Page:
Protect Yourself and Workers from Heat Stress

Filed in Safety by on July 30, 2020 0 Comments

Screen shot of the NIOSH-OSHA heat appWorkers who are exposed to extreme heat or work in hot environments may be at risk of heat stress. Construction workers are particularly susceptible to heat exposure due to long hours outside or working in rooms without climate control.

Heat stress can result in heat stroke, heat exhaustion, heat cramps or heat rashes. Heat can also increase the risk of injuries in workers as it may result in sweaty palms, fogged-up safety glasses and dizziness. Burns may also occur from accidental contact with hot surfaces, like overheated tools.

Ensuring that your body is regularly hydrated and protected from the sun during hot months is essential to maintaining balance for performing well at work. Workers need to be especially diligent in monitoring their heat levels now as COVID-19 safety protocols call for increased use of face coverings and spending more time outdoors.

The National Institute for Occupational Safety and Health (NIOSH) has extensive resources to help keep workers safe in high-heat environments. The NIOSH resources include tips on how to recognize and prevent heat-related illness, how to acclimatize to heat, and a section on dealing with increased heat burden while wearing personal protective equipment (PPE) like face coverings, boots and gloves.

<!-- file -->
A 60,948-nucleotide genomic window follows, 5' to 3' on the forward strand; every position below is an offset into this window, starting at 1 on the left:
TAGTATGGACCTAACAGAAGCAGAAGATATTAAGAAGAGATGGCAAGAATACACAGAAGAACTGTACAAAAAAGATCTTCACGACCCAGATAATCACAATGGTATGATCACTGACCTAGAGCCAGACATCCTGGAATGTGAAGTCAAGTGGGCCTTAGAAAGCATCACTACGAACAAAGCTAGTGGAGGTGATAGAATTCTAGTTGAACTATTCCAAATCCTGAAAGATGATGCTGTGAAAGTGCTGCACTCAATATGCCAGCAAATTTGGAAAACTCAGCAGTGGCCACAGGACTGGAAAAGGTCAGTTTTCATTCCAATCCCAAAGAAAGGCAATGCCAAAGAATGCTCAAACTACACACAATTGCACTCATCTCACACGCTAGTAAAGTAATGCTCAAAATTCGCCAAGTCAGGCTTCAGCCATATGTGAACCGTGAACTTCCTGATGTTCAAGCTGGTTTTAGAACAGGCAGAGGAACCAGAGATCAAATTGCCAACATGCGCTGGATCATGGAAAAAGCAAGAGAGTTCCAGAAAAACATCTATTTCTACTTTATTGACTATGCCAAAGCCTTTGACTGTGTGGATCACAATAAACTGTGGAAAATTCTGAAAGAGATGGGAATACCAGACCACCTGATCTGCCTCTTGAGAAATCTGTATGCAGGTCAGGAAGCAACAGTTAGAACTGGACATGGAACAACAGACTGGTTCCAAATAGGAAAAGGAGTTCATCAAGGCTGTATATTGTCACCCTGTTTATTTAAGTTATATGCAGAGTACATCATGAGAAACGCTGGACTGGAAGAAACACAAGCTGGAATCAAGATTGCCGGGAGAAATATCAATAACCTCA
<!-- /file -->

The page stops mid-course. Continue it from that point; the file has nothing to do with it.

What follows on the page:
NIOSH has also teamed up with OSHA on a Heat Safety Tool app that can be downloaded to any smartphone. The app features real-time heat index and hourly forecasts, specific a user’s location, as well as occupational safety and health recommendations from OSHA and NIOSH.

NAHB also has resources to keep residential construction workers safe in the heat. Visit the Heat Stress Video Toolbox Talk for a video and downloadable resources to help beat the heat.

The home building industry is booming right now thanks, in part, to the tireless efforts of NAHB and HBAs. But don’t let the rapid pace of construction prevent you from protecting yourself and workers in the extreme summer heat.

For more information on safety resources, contact Rob Matuga.

 

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